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Scott Robert Shaw

Scott Robert Shaw

Scott Robert Shaw is the Program Director for both 1410 WIZM and 580 WKTY.   He's currently the morning news anchor on 1410 WIZM, Z93 and 95-7 The Rock.  He joined Mid-West Family Broadcasting as a reporter/anchor in 1989 and served as News Director from 1990-2015.   He's been the winner of several Wisconsin Broadcaster's Association awards for Best Editorial in Wisconsin.  He enjoys traveling, bicycling and cooking.

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The fight is not over. The U.S. Supreme Court dealt a blow to fair elections in Wisconsin by sending the case back to the lower courts. At issue is the drawing of legislative boundaries every ten years which determines in which legislative district people vote. The lawsuit argued, and lower courts agreed, that the process of drawing the maps was overly partisan and unconstitutional. But the high court essentially punted, leaving it to the lower courts to decide. It is important to point out that the court did not say the current maps are fine, and Wisconsin continues to have the dishonor of having some of the most partisan and gerrymandered political boundaries in the country. The legal fight will likely continue, but that shouldn't stop lawmakers in Madison from righting this wrong. Our lawmakers, regardless of what the courts have decided or not decided, have the power to draw maps that are fair for everyone. They could draw new maps that don't make it nearly impossible for candidates from one party to win elected office. They could as other states have done, take the job away from the majority party and give it to an independent commission so it is free from politics. And voters can play a role by electing candidates who pledge to draw maps that allow voters to choose their candidates, rather than the candidates choosing them. This ruling is a blow to a return to fair elections, but it seems the real fight is just beginning.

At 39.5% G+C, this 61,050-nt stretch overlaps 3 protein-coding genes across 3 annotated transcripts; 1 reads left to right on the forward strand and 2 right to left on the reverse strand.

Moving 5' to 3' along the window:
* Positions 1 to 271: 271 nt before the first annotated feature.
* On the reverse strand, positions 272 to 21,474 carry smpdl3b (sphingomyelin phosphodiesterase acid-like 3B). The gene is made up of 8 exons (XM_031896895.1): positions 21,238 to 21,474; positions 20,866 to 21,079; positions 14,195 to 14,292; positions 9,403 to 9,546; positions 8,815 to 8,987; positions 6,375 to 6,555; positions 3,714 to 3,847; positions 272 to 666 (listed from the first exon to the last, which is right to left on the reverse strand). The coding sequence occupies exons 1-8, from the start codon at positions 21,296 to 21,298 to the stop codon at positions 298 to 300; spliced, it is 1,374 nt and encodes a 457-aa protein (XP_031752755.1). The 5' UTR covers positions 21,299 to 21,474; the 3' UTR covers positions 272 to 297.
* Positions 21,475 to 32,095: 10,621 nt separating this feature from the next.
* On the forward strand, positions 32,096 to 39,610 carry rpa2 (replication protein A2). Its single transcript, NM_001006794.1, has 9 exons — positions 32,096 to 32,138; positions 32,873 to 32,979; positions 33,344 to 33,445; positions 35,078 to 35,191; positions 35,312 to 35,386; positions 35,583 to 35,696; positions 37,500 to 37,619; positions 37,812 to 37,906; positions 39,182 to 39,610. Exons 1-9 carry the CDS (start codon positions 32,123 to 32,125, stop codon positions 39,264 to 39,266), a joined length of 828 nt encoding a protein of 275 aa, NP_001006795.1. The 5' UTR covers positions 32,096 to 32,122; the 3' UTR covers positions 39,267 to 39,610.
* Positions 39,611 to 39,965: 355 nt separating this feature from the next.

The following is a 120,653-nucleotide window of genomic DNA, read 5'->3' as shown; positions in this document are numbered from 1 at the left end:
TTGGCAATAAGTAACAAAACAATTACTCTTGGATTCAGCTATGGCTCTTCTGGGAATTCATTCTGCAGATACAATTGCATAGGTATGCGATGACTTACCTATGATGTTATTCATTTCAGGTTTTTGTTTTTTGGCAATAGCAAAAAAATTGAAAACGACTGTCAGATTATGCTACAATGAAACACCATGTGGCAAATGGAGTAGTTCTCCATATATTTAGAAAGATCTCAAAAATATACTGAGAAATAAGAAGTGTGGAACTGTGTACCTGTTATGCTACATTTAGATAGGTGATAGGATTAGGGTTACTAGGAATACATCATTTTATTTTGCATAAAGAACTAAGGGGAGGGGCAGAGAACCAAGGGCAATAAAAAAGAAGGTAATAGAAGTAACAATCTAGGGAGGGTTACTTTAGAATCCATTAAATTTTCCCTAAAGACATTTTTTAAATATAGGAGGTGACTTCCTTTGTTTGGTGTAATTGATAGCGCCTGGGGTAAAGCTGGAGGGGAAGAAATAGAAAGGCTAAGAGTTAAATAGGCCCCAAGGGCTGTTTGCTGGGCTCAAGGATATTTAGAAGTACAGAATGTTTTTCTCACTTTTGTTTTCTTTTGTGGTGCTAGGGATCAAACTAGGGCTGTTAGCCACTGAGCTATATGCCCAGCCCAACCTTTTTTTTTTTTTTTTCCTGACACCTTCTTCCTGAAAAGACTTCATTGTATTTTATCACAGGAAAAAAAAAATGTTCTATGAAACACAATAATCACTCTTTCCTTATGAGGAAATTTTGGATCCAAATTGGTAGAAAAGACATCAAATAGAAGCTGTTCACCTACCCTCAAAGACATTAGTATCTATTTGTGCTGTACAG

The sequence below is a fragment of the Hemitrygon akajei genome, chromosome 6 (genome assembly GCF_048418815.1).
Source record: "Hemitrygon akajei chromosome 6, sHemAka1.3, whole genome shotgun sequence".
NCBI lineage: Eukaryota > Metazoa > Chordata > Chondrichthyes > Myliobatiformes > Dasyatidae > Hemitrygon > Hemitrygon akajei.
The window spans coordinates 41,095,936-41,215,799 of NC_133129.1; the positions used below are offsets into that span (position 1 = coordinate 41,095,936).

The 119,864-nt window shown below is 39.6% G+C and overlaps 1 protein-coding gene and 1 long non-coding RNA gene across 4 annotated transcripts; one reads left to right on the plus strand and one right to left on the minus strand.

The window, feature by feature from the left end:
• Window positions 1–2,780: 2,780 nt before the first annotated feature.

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And the pricetag just keeps going up. Wisconsin taxpayers are already on the hook for $3 billion to build that huge Foxconn plant in Southeastern Wisconsin. The cost went up further when Governor Walker raided the state highway fund to the tune of $90 million more to build roads around the Foxconn plant. That is money that won't go to fill any potholes in your neighborhood. And now, they're at it again. Republicans on the Joint Finance Committee have voted to shift another $67 million in state highway funds to pay for Foxconn related roads. Call it the Foxconn Highway. That means less money for roads in La Crosse. And more delays, even for previously planned projects. Our roads are so bad a group called Safe Transportation Over Politics, or STOP, is putting up billboards to highlight the lack of attention Governor Walkerhas given to fixing our roads. The ads poke fun at the Governor, renaming our potholes "Scottholes" in his honor. It is clear Walker is prioritizing helping Foxconn over helping us. But state highway money should be going to all corners of the state, not just the southeast corner.

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Friday - June 15, 2018 9:34 am

Idea of cutting lawmaker's pay a gimmick

It is a novel idea from one democratic candidate for Governor in Wisconsin. He wants to cut the pay of state representatives, making it equal to what first year teachers earn. Candidate Tony Evers is currently the Wisconsin State Superintendent of Schools, and he continues to be upset about Governor Walker's cuts to teacher pay. That is understandable given his position, but the idea is a bit wacky. Evers wants to reduce the pay of Wisconsin state lawmakers, now $51,000 per year, to $37,000, the average salary for first year teachers in the state. That idea certainly won't go anywhere in the legislature. Lawmakers are not going to be eager to trim their salaries. And cutting wages to match of that of first year teachers is arbitrary at best. Why not cut their salaries to match that of those working in radio if we really want to punish them? Evers idea would cut wages for those not just who voted for Act 10, but those who voted against it, as well as lawmakers who weren't even in office when the vote is cast. Evers is right that Wisconsin state representatives are overpaid for the work they do. Keep in mind, they only actually met in session a couple days this year, and will remain on vacation for the rest of this year. We shouldn't be paying full-time wages to those doing a part-time job. But cutting their wages to match teacher salaries is no more than a gimmick.